|Persecution Type:||Islamic Oppression|
|Leader:||President Abdul Hamid|
As the number of Christians converting from Islam is growing in Bangladesh, converts face restrictions and obstacles from radical Islamic groups, local religious leaders, and their families. The government increasingly gives in to the demands of local Islamic groups that monitor minorities, especially converts. These groups are instilling fear, and many are inspired by international Islamic groups like Islamic State (IS). Fatwas—specific interpretations of Islamic law—dictate daily life all over the country, especially in rural areas.
There is also a strong push to implement Sharia law (Islamic law) to show that the country belongs to the “House of Islam,” and local government officials continue to hinder religious expression for Christians. Until now, these demands were not met.
Those who convert to Christianity from Islam, Hinduism or any other ethnic, tribal background face the most severe Christian persecution in Bangladesh. They often gather in small house churches or secret groups due to fear of attack. Both newer evangelistic churches and historical churches like the Roman Catholic Church are increasingly faced with attacks and death threats.
Tribal Christians like the Santal are twice as vulnerable because they face both ethnic and religious discrimination. Christians among the Muslim Rohingya people group, who fled to Bangladesh from Myanmar, are facing harassment and strong pressure from their community as well.
One event that illustrates the vulnerability of Christians, especially women, occurred in July 2018. A young woman named Shirpa was attacked by three young radical Muslim men. They forced their way into her home where they tried to rape her, verbally attacked her and threatened to kill her and another person in the home if she did not take off her clothes. The assailants took video of her naked and then threatened they would post it on Facebook if she ever told anyone about the incident. The next day, her family reported the incident to police who didn’t pursue the case. These cases often go unreported due to shame issues. Tragically, Shirpa killed herself leaving behind a husband and two children.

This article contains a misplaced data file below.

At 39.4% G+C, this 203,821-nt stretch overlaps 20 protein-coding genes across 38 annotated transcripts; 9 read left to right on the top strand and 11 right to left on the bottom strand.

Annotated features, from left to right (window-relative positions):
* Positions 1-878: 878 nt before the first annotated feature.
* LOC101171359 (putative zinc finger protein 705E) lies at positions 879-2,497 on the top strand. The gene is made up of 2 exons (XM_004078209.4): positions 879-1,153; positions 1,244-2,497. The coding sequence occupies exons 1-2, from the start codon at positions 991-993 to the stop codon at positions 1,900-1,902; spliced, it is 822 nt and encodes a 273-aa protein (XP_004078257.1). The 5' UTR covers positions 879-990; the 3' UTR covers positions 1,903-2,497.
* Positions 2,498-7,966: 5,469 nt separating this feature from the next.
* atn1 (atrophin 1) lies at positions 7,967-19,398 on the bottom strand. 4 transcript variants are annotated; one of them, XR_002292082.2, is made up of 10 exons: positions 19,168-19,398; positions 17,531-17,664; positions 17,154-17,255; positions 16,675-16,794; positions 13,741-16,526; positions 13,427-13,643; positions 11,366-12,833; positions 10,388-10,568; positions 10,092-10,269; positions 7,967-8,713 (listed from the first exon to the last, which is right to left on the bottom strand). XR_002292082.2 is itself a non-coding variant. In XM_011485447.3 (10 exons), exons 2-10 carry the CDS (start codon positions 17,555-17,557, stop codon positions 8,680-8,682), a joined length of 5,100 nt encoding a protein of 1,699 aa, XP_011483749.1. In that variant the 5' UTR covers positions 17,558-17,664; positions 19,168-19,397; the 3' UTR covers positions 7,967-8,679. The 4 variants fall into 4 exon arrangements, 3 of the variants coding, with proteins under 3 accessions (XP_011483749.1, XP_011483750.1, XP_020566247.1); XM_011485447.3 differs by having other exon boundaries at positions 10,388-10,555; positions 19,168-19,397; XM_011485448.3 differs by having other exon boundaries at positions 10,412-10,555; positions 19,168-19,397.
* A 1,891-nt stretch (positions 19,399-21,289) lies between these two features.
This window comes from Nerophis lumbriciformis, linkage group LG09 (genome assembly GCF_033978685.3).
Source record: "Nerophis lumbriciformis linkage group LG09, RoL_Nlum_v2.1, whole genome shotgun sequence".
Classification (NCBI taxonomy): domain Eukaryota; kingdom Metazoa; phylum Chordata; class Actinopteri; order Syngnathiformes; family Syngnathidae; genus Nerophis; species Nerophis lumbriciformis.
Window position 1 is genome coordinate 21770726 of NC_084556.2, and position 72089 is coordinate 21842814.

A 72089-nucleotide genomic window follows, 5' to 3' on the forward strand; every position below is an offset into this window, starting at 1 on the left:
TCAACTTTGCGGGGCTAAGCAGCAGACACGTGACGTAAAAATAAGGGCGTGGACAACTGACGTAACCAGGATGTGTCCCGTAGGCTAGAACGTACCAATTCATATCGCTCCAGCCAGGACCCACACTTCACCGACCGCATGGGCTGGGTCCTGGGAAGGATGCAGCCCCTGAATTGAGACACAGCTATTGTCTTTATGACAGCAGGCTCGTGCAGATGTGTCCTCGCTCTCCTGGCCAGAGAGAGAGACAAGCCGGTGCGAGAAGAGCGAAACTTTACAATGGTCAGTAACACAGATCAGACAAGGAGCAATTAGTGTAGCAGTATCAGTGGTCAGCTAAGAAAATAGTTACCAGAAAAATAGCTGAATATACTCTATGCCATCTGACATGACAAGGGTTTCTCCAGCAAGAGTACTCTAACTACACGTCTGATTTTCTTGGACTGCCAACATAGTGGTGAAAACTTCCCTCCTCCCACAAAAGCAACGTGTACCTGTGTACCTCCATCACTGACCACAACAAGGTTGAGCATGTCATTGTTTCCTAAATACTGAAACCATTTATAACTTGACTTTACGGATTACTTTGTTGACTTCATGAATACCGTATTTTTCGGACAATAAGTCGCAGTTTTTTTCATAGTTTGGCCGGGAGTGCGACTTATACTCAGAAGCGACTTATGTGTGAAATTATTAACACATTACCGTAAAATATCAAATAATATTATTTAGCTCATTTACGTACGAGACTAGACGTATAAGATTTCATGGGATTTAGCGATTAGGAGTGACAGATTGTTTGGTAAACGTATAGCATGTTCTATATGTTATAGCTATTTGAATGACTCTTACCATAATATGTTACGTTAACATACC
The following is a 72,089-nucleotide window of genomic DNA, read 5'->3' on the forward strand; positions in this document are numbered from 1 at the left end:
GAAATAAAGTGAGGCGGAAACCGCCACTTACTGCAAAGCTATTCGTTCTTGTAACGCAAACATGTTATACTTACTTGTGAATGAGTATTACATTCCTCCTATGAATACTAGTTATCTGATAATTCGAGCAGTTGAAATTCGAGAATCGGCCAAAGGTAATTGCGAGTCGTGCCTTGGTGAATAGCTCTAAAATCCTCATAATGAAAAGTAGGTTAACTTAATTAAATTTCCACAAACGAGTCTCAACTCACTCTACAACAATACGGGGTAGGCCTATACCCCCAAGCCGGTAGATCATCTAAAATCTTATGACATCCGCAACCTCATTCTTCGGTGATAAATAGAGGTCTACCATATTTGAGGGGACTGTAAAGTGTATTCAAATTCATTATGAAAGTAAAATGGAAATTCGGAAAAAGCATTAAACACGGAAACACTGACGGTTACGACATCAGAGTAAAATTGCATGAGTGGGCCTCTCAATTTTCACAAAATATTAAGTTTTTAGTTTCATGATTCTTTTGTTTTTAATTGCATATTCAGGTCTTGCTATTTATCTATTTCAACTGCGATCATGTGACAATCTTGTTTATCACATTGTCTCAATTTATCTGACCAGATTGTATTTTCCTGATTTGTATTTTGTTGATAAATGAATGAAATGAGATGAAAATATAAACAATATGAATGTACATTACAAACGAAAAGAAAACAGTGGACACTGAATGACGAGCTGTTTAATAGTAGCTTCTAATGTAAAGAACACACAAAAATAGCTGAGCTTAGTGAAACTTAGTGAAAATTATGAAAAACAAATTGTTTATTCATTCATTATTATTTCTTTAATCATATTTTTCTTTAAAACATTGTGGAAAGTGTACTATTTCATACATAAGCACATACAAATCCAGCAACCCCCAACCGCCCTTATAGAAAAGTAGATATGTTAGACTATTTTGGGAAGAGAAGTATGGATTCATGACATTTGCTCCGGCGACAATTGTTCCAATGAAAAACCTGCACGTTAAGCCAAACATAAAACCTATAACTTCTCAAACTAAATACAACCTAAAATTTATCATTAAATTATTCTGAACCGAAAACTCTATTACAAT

In 2018, there were six attacks on churches or sites where Christians gather. Several Christians were injured in an attack that took place at a church in Chittagong Hill Tracts in September 2018.
Mocked and attacked for his faith, 7-year-old Imran and his family are the only Christians in their Bangladesh village. Read More
The faces of persecuted Christian women tell a deeply personal story. Often there’s fear. Pain, too. But, most of all, their eyes tell of hope, joy and peace. Read More
A day after she was baptized, the wife of a Christian couple in Bangladesh and her husband were severely beaten by his brother--because they have decided to follow Jesus. Read More